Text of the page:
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Secret Drinker at the Ferry Inn, Stone-in-Oxney, near Rye

Climbing out of the sewer, I scrambled up the bank and, after checking I was still in Kent, headed through the front gate of the Ferry Inn at Stone-in-Oxney.

I don’t think the bar staff are used to punters arriving by kayak, particularly after they’ve become totally lost, so we were treated to semi-celebrity status.

It might be close to the Sussex border and bordered on one side by Reading Sewer, but you won’t find many more delightful country haunts than this one.

The Ferry Inn is a s17th century pub and restaurant that was the home of the ferry between the Isle of Oxney and the mainland
The Ferry Inn is a s17th century pub and restaurant that was the home of the ferry between the Isle of Oxney and the mainland

I haven’t paddled to many pubs so far this summer so it was a happy accident that saw us take a wrong turn off the Royal Military Canal and up the sewer.

Landlord Paul was concerned enough to pop out personally to see where we’d landed and share his geographical knowledge to put us back on track.

But, I’m leaping ahead - having checked we were the right side of the county line we both opted for a pint of the 3.8% Oxney Ale from the Westerham Brewery. Not quite as local as the name suggests, but a very decent house ale nonetheless. It is a pleasant, dark golden colour with a creamy texture and, as the taste isn’t overpowering, it would make a good session beer.

A traditional yet modern country pub, the Ferry Inn is just a couple of miles from the coast
A traditional yet modern country pub, the Ferry Inn is just a couple of miles from the coast
The garden, with its field of sheep in the distance
The garden, with its field of sheep in the distance

The menu was varied and interesting but we couldn’t see beyond the soup of the day and opted for this along with a portion of chips. French onion, with a decent portion of floating bread and cheese, it was a meal in itself and deliciously salty.

Paul is determined to keep the pub going for the benefit of the village but admits it’s a big challenge to find good staff. However, he says he’s been lucky recently and signed up a great chef. By the time I’d sampled the sticky toffee pudding I totally agreed.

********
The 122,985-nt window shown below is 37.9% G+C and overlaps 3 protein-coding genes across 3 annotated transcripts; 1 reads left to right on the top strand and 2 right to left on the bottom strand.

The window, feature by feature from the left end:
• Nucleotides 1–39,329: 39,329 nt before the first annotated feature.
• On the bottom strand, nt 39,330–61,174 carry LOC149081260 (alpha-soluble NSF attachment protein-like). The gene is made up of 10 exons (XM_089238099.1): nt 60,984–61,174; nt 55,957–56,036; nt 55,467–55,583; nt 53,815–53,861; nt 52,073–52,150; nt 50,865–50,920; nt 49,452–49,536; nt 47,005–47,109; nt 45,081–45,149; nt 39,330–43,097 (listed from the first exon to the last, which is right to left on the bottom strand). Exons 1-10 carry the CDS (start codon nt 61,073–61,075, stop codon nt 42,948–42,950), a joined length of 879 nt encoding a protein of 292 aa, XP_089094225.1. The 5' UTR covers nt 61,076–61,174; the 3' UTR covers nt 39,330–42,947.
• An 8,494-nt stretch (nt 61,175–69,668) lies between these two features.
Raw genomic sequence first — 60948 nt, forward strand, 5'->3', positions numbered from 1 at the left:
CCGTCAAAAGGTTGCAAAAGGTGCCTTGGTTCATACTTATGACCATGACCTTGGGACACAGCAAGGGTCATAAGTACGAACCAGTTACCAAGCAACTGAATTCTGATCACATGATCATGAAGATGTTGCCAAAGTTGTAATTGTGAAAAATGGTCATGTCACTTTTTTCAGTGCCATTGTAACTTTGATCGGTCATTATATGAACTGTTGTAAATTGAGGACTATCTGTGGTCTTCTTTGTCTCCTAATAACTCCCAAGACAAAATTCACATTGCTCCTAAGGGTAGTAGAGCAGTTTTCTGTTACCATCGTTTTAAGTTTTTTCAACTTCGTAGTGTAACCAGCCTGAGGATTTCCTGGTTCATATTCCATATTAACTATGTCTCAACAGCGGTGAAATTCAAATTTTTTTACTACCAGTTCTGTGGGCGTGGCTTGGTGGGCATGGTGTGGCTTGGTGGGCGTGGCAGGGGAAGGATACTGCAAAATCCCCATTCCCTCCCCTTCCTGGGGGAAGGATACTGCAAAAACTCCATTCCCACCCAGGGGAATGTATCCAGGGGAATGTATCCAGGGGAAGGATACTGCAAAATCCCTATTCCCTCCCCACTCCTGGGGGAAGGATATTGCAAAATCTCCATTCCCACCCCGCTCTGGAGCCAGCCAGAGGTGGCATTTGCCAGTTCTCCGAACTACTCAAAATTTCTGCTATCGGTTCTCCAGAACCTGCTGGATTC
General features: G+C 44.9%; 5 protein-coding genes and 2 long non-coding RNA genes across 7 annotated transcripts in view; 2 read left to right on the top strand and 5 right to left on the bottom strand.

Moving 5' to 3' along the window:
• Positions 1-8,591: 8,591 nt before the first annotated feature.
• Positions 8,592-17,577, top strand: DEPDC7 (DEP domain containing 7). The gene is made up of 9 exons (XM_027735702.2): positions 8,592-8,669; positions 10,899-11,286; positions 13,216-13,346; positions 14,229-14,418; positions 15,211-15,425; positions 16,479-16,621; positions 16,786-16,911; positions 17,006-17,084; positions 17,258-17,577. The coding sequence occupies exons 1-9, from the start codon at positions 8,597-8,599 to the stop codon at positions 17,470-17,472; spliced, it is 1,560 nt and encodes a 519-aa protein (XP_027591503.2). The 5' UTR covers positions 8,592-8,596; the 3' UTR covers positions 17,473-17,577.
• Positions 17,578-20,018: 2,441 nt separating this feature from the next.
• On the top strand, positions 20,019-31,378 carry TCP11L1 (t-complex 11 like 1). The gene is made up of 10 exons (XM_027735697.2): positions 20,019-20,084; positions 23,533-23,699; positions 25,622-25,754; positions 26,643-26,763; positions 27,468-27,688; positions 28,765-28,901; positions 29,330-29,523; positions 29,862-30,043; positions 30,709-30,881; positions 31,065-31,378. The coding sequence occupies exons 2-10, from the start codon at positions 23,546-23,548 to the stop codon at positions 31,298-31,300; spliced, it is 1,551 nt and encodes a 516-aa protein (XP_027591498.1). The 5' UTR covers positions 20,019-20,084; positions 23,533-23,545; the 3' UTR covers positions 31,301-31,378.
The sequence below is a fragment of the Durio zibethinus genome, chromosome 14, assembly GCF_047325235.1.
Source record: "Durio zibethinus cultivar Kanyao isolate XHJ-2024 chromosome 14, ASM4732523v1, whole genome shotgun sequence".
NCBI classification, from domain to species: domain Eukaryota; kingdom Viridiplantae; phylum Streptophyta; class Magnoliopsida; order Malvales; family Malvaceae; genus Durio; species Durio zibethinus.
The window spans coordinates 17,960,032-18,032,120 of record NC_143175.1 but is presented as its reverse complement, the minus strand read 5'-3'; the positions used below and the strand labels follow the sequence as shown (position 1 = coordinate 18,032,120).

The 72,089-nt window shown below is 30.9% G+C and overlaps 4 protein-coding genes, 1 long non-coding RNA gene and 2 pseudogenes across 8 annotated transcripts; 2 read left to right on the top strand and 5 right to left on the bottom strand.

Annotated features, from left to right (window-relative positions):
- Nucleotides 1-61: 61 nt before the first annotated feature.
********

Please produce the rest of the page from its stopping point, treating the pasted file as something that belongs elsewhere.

A favourite haunt of smugglers in the 17th century, you are surrounded by history at the inn – the large inglenook fireplace still has seats at both ends and hops hang from many of the beams.

This historic map of the region is also on the inn's placemats
This historic map of the region is also on the inn's placemats

Bringing you back up to date with a jolt there’s a blackboard over the bar proudly displaying the number of days since Brexit was last mentioned – it was set at three days and we didn’t want to spoil it for them.

There’s also a decent sized pike in a glass case in one corner and judging by some of the fish we saw jumping in the sewer it could easily have been caught locally.

Darts, pool and a large TV screen are all contained in a separate room to the left hand side of the pub, leaving the main bar purely for drinking, eating and chatting – how very civilised.

However you arrive, four wheels, Shanks’s pony or gliding gracefully down the sewer I can heartily recommend you pause a while at the Ferry Inn.

Read more Secret Drinker reviews

Everything you need to know about Pub in the Park

Food is served from noon to 3pm and 6pm to 9pm on Mondays to Fridays and from noon to 8pm on Saturdays, Sundays and bank holidays
Food is served from noon to 3pm and 6pm to 9pm on Mondays to Fridays and from noon to 8pm on Saturdays, Sundays and bank holidays
The games room is away from the main bar
The games room is away from the main bar
The pictures on the wall of the gents
The pictures on the wall of the gents

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